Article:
There may be occasions where for personal reasons a learner may not wish to share issues with the tutor, or the learner has developed their own coping strategies . The tutor should be aware that this may be the case and through personal engagement, constant evaluation and assessment any issues should become clear. The tutor then would have the opportunity (sensitively) to discuss with the student what additional support may be accessed. (Gravells, PTLLS 2012) Some of the types of support that can be offered are as follows.

The rooms to be used need to accessible to all, I have come across learners who cannot tolerate fluorescent lighting and one learner who was too large to fit into the chairs at the venue. Both learners would have not been able to attend the course unless their individual needs were met, both were accommodated successfully. Handouts, presentations and assessments should not just be written or expressed clearly, they should also be organised clearly – readable fonts, uncluttered text, accessible colours and clear diagrams and images should be used.

  1. The tutor should plan course with the following points in mind
  2. The objectives and outcomes for any activity should be identified
  3. Check if the rooms, methods or materials to be used could present issues to learners.
  4. Talk to the learners about any reasonable adjustments that can be made to the methods, venue or materials without affecting the objectives or outcomes
  5. Find out if the learner has any additional support in place ie, scribe or support assistant and involve them as early as possible.
  6. Agree any actions to be taken and who is responsible for them, tutor, learner institution and keep a record of these.
  7. Review the adjustments with the student on a regular basis.

There is a danger of moving from a “one size fits all” approach to a situation where so many different specific needs must be met that the course of learning becomes too unwieldy or even too expensive or impractical. It is important therefore that a culture of Inclusivity must exist within teaching organisations. Where this is not the case the individual teacher must take responsibility within the teaching environment to ensure that teaching is inclusive as far as reasonably practicable. Integrating Functional Skills

Functional Skills have replaced Key Skills in education, they are also an evolution from the 3 R’s that were seen as the basic skills necessary to function in life and work. They are available as stand alone qualifications for 14 to 19 year olds, they can also be embedded in adult education programmes in four ways Discrete – Taught by FS specialists and taken as separate learning and assessment from the main subject matter Partly embedded – taught by FS specialists and applied flexibly within the main programme of study Mostly Embedded – taught by FS specialists through a range of contexts across the programme.

Fully Embedded – taught, developed and applied across the learning programme, using naturally occurring opportunities for FS development. I am teaching a BTEC Level3 Management course at the moment and we have Fully Embedded the Functional Skills into the course in the following ways. The learners are asked to carry out an investigation into a fictional business called Applegate. As evidence they are given emails, absence reports, Bradford Factor rationales, letters from staff and a case study which includes an inspection report on the premises. Fs skills required are as follows.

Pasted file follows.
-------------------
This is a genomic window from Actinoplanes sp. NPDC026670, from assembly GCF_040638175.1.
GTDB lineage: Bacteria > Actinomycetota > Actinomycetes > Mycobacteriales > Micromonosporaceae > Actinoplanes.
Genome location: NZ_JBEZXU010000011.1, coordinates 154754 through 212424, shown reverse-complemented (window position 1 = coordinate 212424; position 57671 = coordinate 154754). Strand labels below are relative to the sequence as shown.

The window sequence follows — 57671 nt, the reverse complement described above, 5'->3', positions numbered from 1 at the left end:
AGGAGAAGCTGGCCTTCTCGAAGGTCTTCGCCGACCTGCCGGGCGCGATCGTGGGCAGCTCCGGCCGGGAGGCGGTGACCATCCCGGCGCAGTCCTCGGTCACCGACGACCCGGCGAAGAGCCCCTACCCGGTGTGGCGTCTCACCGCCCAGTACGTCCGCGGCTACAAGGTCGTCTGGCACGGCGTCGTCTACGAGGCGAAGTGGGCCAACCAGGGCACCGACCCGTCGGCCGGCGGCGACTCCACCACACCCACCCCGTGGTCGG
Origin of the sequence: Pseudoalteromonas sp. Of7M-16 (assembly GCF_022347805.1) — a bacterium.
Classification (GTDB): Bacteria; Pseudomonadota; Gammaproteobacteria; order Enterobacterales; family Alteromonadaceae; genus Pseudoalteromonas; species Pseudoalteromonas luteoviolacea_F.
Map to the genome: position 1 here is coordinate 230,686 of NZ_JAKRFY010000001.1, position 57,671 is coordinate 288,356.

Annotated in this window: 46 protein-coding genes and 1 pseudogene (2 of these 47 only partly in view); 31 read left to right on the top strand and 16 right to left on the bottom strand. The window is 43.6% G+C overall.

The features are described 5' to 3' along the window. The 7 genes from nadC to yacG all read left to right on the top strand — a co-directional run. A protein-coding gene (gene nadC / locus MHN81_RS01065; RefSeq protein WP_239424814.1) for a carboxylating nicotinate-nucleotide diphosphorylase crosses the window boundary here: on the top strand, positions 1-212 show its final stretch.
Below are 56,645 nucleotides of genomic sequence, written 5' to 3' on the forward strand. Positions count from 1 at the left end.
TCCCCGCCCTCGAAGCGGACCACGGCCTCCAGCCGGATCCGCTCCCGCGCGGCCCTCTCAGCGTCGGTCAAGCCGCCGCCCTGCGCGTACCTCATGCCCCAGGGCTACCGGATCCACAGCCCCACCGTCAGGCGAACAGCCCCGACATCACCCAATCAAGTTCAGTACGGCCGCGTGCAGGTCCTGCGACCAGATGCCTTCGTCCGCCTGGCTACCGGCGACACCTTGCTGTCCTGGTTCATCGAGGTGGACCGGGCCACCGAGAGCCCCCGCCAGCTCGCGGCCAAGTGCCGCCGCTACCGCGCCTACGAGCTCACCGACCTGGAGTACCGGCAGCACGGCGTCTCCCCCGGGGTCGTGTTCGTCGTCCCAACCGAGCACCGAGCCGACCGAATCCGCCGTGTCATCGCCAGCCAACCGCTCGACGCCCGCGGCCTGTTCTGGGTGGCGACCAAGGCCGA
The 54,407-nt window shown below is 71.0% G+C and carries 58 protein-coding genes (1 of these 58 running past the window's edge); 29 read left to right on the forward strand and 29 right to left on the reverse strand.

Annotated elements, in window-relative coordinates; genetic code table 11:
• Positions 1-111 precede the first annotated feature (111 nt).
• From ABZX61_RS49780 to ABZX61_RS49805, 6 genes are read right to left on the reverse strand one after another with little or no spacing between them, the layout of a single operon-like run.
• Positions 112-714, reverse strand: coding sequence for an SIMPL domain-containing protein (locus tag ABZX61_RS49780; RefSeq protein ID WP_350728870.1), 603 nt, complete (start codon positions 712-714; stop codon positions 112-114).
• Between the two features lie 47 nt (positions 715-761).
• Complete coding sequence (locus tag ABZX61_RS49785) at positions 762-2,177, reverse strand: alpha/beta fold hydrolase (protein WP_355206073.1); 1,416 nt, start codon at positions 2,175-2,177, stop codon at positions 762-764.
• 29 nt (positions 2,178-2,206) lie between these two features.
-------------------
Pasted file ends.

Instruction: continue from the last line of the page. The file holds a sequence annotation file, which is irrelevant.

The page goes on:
English the learner must be able to read the emails letters and report and make deductions and recommendations based on their understanding of the information available Maths, the learners must use the Bradford Factor formula to look at staff absence and the effect it has on the workplace ICT, the learner must access emails and send recommendations to the tutor as word processed documents. This exercise while not covering all the necessary standards for the FS qualification covers a lot of ground and is entirely relevant to the BTEC Management qualification as well.

I believe it also shows that FS skills can be found in almost any activity. The FS skills are the basic skills needed to function ie understanding written text, basic maths skills and ICT. The ICT part is probably the one most likely to cause concern for non IT literate learners, who in the minority still occur. On a recent Team leader course Initial Assessment found 2 learners who were IT Illiterate, and had no personal recourse to IT equipment. They were advised that they would need to address this before commencing on the Apprenticeship and support was sourced from Chesterfield College to achieve this.

I have been involved in a process of Embedding functional skills into our Apprenticeship programme for a year now. I believe there is a widespread fear of this process within teaching organisations. Many people seem to be under the impression that all courses need to be rewritten to Integrate Functional skills. My experience shows that this is far from the case. Having looked at some of the lessons being delivered by my fellow DTTLS students I have found examples of Functional Skills in all of them.

The “trick” is to recognise and develop them once found and put appropriate assessment tools in place to prove learning and development. Communication Communication is the process by which we transfer information from one person to another. It can be sub-categorised into verbal and non-verbal communication. Verbal communication is where language/words are used to convey information and non-verbal communication is the use of sign language, body language, expression and tone to do the same.